Kimchi is a staple of Korean cuisine for a reason. It is perhaps an acquired taste, in that its fermented nature can make its flavour profile incredibly powerful. When made correctly, and fermented for the right amount of time, there are very few things that reach the same depth of flavour as kimchi, and very few side dishes that can steal the show from a main course either. The preparation time for kimchi is reasonably long, and if you don’t have a food processor handy, there is a lot of chopping involved, however the rewards you will reap are certainly worth it.
Note that this recipe is a culmination of several different kimchi recipes taken from the brilliant minds of a multitude of Korean grandmas, meaning that I have attempted to keep it as unwesternised as possible. There really is no substitute for gathering recipes from their original cultural source, and I’d always suggest skimming a selection of different recipes before committing to one in particular, especially if you have the opportunity to learn from someone who has a richer understanding of the culture of a dish.
Prep Time 1 hour 30 minutes
Fermentation Time 2-3 days
For the Cabbage
- 2kg Napa Cabbage or Wombok
- 250g (1 cup) table salt
For the Vegetables:
- 5 large spring onions
- 2 large bunches garlic chives (Asian chives)
- 3 large carrots
- 1 large bae pear (Korean pear)
- 1 medium Daikon radish or 10 medium red radishes
- 1 brown onion
- 1 large bunch water spinach or equivalent
- Half bunch fresh Coriander
For the Spice Mix
- 1 cup Gochugaru chilli flakes
- 100g salted shrimp (fermented shrimp,) juice squeeze out and finely chopped
- 80ml (1/3 cup) fish sauce
- 20 cloves garlic
For the Porridge
- 500ml (2 cups) water
- 2 tablespoons rice flour
- 4 tbsp sugar
- Large bowl
- Large Tupperware container
- Boning knife or equivalent for trimming meat
Salting the Cabbage
- Start by removing the hard part of the cabbage cores from the base of each cabbage, then thoroughly wash each one.
- Slice the cabbages in half length-ways and then make a cut from the centre of the base of the cabbage core approximately halfway up the cabbage. This slit allows access to each layer of the cabbage’s leaves without cutting the cabbage fully.
- To salt the cabbage, place it into a large bowl or container and use your hands to rub salt into each layer of the cabbage’s leaves. Ensure you rub the salt into each leaf while also keeping the cabbage whole.
- Leave the cabbage for 20 minutes, then come back and turn the cabbage over, pouring out any excess water, repeat this process 3 times for a total of 60 minutes (you can prep the other components while you wait.)
Prepping the Vegetables
- Start by peeling the garlic. I always dice it by hand, but if you have a food processor it is much faster to give the cloves a quick blitz in that.
- Finely chop the spring onions and chives and dice the brown onion.
- Cut the carrot, pear and radish into fine matchsticks. If you are using red radishes you can halve them and slice them instead if you want.
- Place all ingredients into a large bowl.
- Add the water and sugar together into a small saucepan and bring it to a boil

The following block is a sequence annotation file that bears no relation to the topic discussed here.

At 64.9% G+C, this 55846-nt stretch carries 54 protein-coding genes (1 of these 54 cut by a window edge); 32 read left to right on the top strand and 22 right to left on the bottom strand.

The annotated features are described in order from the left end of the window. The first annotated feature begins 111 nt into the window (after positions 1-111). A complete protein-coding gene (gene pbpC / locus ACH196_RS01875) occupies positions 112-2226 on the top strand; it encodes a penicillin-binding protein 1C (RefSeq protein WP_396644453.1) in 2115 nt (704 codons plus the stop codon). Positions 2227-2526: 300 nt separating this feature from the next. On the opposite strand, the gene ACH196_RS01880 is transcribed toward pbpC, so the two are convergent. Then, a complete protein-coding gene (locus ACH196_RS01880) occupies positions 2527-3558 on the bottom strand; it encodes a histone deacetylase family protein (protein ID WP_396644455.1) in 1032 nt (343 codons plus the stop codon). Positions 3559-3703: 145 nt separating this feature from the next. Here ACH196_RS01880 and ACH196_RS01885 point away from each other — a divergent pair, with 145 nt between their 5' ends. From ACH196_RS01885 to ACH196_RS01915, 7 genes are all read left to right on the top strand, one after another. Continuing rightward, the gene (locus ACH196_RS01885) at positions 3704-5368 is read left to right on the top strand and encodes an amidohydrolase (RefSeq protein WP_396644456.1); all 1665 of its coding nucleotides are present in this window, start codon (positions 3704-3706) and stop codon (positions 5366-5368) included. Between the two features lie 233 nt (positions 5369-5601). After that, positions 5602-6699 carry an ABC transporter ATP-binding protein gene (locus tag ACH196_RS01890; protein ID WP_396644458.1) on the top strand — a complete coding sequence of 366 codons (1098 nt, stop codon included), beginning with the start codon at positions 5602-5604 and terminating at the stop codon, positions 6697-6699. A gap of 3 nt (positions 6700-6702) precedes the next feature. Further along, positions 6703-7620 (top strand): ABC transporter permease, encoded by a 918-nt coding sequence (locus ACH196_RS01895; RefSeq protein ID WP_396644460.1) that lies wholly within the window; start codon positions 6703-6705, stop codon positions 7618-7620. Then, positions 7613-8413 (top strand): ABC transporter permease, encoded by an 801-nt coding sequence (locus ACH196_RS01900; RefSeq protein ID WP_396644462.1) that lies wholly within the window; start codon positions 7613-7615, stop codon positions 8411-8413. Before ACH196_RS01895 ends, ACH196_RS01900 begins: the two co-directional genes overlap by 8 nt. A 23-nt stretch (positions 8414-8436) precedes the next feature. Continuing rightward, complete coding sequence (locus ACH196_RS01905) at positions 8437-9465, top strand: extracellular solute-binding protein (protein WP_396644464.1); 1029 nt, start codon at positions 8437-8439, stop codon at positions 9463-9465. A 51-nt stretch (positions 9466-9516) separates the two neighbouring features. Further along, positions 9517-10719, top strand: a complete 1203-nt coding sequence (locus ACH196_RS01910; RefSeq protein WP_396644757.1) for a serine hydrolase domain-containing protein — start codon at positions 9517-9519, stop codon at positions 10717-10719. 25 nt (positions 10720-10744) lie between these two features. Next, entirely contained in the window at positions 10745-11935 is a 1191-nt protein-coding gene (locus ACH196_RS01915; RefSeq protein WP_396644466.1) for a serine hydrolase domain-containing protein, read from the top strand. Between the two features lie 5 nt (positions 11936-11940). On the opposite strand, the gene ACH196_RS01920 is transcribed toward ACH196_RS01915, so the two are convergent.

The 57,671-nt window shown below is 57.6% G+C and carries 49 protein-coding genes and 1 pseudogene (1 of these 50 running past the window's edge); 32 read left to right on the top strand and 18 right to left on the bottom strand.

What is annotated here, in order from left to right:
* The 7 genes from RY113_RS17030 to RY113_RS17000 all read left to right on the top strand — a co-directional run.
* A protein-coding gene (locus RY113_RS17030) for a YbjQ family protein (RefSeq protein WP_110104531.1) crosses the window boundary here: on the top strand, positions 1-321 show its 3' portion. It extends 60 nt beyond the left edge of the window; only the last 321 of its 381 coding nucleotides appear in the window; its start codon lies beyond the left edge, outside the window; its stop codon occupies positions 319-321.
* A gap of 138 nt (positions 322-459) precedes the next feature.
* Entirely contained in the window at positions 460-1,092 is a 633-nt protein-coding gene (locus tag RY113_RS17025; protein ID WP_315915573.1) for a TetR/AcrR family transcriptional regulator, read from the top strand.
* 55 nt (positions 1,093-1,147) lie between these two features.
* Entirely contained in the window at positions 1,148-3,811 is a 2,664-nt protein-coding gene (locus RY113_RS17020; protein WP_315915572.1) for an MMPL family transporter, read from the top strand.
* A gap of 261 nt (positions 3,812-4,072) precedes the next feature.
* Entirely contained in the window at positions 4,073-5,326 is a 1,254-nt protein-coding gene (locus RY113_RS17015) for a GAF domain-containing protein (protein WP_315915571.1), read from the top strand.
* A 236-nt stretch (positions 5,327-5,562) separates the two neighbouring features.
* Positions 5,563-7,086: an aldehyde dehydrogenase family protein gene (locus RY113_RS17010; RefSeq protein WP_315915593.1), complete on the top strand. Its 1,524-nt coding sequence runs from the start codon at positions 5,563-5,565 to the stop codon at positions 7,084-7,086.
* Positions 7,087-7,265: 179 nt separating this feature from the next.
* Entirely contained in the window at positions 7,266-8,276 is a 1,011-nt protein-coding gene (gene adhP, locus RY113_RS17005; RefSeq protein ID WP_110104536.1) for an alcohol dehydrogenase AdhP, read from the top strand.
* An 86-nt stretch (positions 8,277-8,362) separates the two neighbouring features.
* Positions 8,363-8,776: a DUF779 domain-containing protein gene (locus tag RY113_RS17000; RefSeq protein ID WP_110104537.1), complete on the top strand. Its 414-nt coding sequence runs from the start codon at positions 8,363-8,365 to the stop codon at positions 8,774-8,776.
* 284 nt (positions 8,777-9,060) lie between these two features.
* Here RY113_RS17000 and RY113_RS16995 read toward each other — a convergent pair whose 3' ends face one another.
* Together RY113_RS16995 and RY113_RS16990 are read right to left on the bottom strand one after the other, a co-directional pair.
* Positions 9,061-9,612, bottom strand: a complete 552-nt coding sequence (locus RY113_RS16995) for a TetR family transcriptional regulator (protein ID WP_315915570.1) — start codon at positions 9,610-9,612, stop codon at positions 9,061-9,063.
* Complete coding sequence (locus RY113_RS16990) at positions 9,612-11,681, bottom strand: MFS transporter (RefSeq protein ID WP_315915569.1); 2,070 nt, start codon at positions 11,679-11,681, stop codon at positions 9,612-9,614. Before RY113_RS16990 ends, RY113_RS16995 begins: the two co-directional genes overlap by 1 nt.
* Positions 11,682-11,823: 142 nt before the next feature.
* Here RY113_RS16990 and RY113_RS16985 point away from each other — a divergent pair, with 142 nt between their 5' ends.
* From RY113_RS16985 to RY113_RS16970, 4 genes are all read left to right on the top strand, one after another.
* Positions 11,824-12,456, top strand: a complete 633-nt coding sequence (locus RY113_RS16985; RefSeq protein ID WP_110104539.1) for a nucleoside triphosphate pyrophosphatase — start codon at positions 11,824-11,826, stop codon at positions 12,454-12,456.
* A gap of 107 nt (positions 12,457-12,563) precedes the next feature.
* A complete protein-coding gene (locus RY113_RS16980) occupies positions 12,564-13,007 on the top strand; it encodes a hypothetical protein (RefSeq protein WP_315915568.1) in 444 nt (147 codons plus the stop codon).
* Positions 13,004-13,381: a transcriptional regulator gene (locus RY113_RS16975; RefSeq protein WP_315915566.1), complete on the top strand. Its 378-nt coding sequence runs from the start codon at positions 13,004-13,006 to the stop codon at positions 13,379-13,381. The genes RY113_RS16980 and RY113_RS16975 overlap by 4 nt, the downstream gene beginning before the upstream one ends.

- Add the rice flour in all at once and reduce the heat immediately
- Continuously stir the mixture on a low heat until all lumps are worked out and the mixture is thick and runny
- If there are still lumps even after 10 minutes or so of mixing, use a fine strainer to pass the porridge into another bowl
Finishing the Kimchi
- Mix the chili flakes, garlic, ginger, fish sauce and shrimp together with the porridge until combined
- Now that the cabbage is ready, pour off whatever excess water remains, leaving a little bit to help season the kimchi
- Place the cabbage into a large Tupperware container, large enough that liquid can cover the kimchi. If you want your kimchi to be sliced into portions, do that before placing it in the Tupperware
- Pour the porridge/spice mix over the cabbage and, using disposable kitchen gloves, work the mixture into each leaf of the cabbage, ensuring as much coverage as possible
- Once the cabbage is fully covered in the mix, press the lid down tightly and leave the kimchi to sit out in a cool place for 24 hours. You can extend this period to 48 hours if you wish, as this will simply make the kimchi ferment faster and make it more sour
- After 24 hours, press the kimchi down, so the cabbage is fully-immersed in the liquid, and place the kimchi in the fridge. This will slow the fermentation process and stop the kimchi from getting too sour too fast
This recipe is incredibly versatile, in that you can use any number of substitutes for cabbage, and can alter it to be vegan reasonably easily. For a vegan version, simply substitute the fermented shrimp for red or white miso paste, and use soy sauce instead of fish sauce. This combination should still give the kimchi a wonderful umami flavour to help substitute for the lack of a seafood punch.
If you are looking to make some different types of kimchi, you can use radish leaf or any number of cresses. Kimchi cucumbers can also be delicious. I actually prefer the radish kimchi to standard kimchi, as the stems of the radish plant tend to soak up the juice nicely while still having a satisfying crunch to them. What’s nice about using other vegetables aside from cabbage is that it shortens the recipe time, as you can avoid the step of salting and soaking, instead getting right to putting everything together!